It's Monday morning but you're still in your pajamas. It's OK, though, because you're working from home. All the coffee, none of the commute.
It's the new normal for a growing number of Americans, with more than ever before choosing to do some or all of their work from home. But is it working out and creating happier, more productive employees?
It is for Kristin Harrington. She works hard as a full-time employee and a full-time mom, and does it all without getting in the car.
"I can flex my own hours. And as long as I'm able to get my work done then everything is fine," she says.
Telecommuting is exploding with nearly a quarter of employees now doing some or all of their work from home.
Maura Thomas, author of "Work Without Walls" says it's easy to see why. "No commute. You save all that frustration," she says. "Wardrobe expenses, car expenses. Fewer sick days because you're not exposed to airborne illnesses."
In fact, a recent study found a cultural shift in which the idea of "work" is being separated from the idea of a workplace. But while the study found this has led to significantly higher levels of job satisfaction among remote workers, it can also come with a cost: the inability to clock out when the workday is done.
In fact, the study found 39 percent of remote workers routinely work extra time, compared to only 24 percent of office workers.
"There's a barrage all day long of email and voicemail and instant message and text messages," says Thomas. "It's difficult to just turn that off."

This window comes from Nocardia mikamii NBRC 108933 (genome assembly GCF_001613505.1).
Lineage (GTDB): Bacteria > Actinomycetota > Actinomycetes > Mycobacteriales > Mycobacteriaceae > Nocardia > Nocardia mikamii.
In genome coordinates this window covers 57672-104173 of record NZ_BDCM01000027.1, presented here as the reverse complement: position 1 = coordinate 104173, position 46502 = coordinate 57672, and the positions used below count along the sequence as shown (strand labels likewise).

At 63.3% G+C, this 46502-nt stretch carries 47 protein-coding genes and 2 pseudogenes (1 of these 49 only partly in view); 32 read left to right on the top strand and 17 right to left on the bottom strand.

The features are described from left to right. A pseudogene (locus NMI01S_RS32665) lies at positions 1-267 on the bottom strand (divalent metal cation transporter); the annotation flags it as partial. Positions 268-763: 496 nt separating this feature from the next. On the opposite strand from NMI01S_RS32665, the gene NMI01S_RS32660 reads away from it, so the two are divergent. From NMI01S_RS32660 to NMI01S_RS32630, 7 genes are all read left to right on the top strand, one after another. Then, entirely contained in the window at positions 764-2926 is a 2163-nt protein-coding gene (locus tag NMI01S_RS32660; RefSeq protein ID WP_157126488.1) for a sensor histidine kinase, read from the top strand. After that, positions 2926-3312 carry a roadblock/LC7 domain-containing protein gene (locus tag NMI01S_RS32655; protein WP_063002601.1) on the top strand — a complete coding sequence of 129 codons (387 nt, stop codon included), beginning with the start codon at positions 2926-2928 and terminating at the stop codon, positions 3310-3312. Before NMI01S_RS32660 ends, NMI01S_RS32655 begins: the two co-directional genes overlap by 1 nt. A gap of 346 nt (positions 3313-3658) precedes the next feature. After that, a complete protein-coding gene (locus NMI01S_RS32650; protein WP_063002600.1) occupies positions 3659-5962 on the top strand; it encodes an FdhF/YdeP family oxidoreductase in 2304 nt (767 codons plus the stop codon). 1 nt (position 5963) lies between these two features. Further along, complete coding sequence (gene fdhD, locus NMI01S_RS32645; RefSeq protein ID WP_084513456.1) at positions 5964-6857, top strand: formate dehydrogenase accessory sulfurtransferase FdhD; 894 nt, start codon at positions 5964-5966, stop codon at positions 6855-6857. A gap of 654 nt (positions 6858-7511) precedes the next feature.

But, she reiterates that being able to "turn off" is key for long-term success. She says balance is important and you need to make time for things like exercise, sleep and family.
Kristin says she works hard, but always makes sure there's time for her family, by clocking out at 5 p.m.
"I have the best of both worlds," she says. "I get to be a mom and I get to generate full-time income."
One potential pitfall that can come from working from home is a feeling of isolation.
Experts say one way to combat that is to try to stop by the office from time to time, if you're local. You can use videoconferencing to feel connected if you don't live nearby.
Another suggestion: ask your employer to schedule off-site meetings or have team building events or retreats. It's a good way for everyone to get to know one another outside the office.
Does working from home make for happier employees?
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